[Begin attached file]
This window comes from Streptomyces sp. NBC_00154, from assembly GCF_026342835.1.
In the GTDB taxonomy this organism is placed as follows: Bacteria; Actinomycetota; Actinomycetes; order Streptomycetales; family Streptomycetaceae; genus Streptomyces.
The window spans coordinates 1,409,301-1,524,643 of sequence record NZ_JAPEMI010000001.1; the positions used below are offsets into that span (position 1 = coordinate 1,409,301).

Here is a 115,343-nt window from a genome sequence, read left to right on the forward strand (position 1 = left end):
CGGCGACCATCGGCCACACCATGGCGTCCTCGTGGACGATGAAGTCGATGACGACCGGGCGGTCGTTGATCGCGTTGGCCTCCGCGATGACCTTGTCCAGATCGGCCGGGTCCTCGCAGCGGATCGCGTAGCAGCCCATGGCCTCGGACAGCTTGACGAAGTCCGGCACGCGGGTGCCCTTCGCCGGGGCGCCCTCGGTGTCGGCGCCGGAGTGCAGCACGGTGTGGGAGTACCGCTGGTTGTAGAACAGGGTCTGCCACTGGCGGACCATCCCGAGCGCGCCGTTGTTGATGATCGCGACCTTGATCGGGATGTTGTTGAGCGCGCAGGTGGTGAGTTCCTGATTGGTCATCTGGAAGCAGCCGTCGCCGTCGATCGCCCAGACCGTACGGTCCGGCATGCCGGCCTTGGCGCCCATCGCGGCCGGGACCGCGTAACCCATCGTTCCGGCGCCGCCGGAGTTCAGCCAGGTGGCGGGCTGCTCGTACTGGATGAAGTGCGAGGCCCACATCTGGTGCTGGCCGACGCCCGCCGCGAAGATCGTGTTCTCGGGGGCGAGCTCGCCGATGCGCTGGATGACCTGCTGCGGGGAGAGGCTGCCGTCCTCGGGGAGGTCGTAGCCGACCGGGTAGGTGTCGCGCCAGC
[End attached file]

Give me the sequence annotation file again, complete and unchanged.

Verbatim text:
This window comes from Streptomyces sp. NBC_00154, from assembly GCF_026342835.1.
In the GTDB taxonomy this organism is placed as follows: Bacteria; Actinomycetota; Actinomycetes; order Streptomycetales; family Streptomycetaceae; genus Streptomyces.
The window spans coordinates 1,409,301-1,524,643 of sequence record NZ_JAPEMI010000001.1; the positions used below are offsets into that span (position 1 = coordinate 1,409,301).

Here is a 115,343-nt window from a genome sequence, read left to right on the forward strand (position 1 = left end):
CGGCGACCATCGGCCACACCATGGCGTCCTCGTGGACGATGAAGTCGATGACGACCGGGCGGTCGTTGATCGCGTTGGCCTCCGCGATGACCTTGTCCAGATCGGCCGGGTCCTCGCAGCGGATCGCGTAGCAGCCCATGGCCTCGGACAGCTTGACGAAGTCCGGCACGCGGGTGCCCTTCGCCGGGGCGCCCTCGGTGTCGGCGCCGGAGTGCAGCACGGTGTGGGAGTACCGCTGGTTGTAGAACAGGGTCTGCCACTGGCGGACCATCCCGAGCGCGCCGTTGTTGATGATCGCGACCTTGATCGGGATGTTGTTGAGCGCGCAGGTGGTGAGTTCCTGATTGGTCATCTGGAAGCAGCCGTCGCCGTCGATCGCCCAGACCGTACGGTCCGGCATGCCGGCCTTGGCGCCCATCGCGGCCGGGACCGCGTAACCCATCGTTCCGGCGCCGCCGGAGTTCAGCCAGGTGGCGGGCTGCTCGTACTGGATGAAGTGCGAGGCCCACATCTGGTGCTGGCCGACGCCCGCCGCGAAGATCGTGTTCTCGGGGGCGAGCTCGCCGATGCGCTGGATGACCTGCTGCGGGGAGAGGCTGCCGTCCTCGGGGAGGTCGTAGCCGACCGGGTAGGTGTCGCGCCAGC